As you probably know, I follow Dean Wesley Smith’s blog regularly. A few months ago I blogged about how he completed a 70,000 word novel in only ten days. Dean is a veteran writing machine and regularly provides useful advice for us newbie writers. I don’t necessarily adhere to all his instructions, but I do use the ones that make sense to me and discard those that I’ve found were either impractical or were incompatible with my way of doing things.
I’ve found there is very little instruction that I discard.
In today’s blog post Dean talks about having fun again when you write, and to do so using Heinlein’s Rules. For those who don’t know, Heinlein refers here to Robert A. Heinlein, often called the “dean of science fiction writers”. Heinlein along with Isaac Asimov, and Arthur C. Clarke are known as the “Big Three” of science fiction.
Here is an excerpt from Dean’s post:
“1… You bog down and stop almost every story or novel in the middle.
This is caused by fear, total fear of some result you have made up that will happen when you finish. This is deep. And often it is caused by your critical voice taking over after a burst of creative voice. Critical voice always thinks your creative voice sucks.
Solution? Dare to be Bad. Follow Heinlein’s Rules and make it a challenge to follow those rules for a year. Another solution: Stop caring what other people think. Stop showing your work to workshops. Just finish and publish and never look at numbers or reviews or anything.
Results if you follow the solution: Writing becomes all that matters, and the fun will return. (But a warning, it is scary hard to follow these solutions.)”
The timing of Dean’s post is rather perfect. I’m struggling with The Worthless One (the title might change to The Morrigan). When I say struggling I mean the damn thing just doesn’t want to quit on me. It keeps fighting me for more page time. I’ve been so bogged down with writing the story and getting the research right that I had lost my perspective. When that happens it’s like you’re writing in circles.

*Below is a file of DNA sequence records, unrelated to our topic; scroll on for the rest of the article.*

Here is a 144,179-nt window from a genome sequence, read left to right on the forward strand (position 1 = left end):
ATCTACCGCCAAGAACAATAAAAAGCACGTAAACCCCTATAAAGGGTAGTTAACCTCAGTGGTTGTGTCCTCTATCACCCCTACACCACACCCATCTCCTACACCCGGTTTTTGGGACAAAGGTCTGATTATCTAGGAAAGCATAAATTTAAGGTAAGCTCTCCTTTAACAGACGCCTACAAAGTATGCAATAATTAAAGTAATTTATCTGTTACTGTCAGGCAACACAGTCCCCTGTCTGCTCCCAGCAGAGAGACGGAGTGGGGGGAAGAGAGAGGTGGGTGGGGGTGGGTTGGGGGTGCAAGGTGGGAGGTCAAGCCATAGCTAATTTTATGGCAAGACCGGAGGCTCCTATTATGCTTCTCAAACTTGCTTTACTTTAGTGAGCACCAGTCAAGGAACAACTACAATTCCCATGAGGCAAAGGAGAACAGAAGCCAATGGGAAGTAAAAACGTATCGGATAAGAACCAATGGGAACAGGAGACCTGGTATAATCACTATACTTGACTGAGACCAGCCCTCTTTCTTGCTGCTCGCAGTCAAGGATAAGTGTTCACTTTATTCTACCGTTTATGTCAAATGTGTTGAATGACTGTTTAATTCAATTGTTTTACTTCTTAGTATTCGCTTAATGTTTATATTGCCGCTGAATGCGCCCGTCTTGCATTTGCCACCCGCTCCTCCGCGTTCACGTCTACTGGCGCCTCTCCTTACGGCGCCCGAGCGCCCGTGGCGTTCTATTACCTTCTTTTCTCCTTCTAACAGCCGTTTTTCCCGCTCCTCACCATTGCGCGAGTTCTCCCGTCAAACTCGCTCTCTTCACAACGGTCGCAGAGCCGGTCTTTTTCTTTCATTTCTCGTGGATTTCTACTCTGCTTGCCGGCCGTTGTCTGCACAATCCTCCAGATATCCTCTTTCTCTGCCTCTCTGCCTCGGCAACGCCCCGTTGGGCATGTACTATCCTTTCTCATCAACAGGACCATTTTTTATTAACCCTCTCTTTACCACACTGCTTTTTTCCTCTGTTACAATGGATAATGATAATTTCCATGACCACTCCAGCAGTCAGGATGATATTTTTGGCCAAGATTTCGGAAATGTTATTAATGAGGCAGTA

Mmm… Ok, that didn’t come out right.
I don’t mean writing in an actual circle, but then, using “walking” as an analogy for writing seems so appropriate. Like with walking, you have a start and a finish, and sometimes you get lost and wander aimlessly for hours until you reach a point where you’re walking in circles and you’re so horribly confused and tired you just want to be back home and not walk anymore. So, in that vein, I’d say yes, I felt like I was writing in circles. Dean’s analysis of Heinlein’s Rules, specifically the extract I quoted above, pulled me out of that slump of confusion (here’s a hint: I wasn’t actually confused. Just needed some adjustment to my perspective). I’m now looking at my book with fresh eyes and I can see it should have been finished already. In fact it probably is finished. I just need to tie loose ends together. I can do that. No problem.
Go on over to Dean’s blog and read the entire article. You’ll be richer for it: The New World of Publishing: Having Fun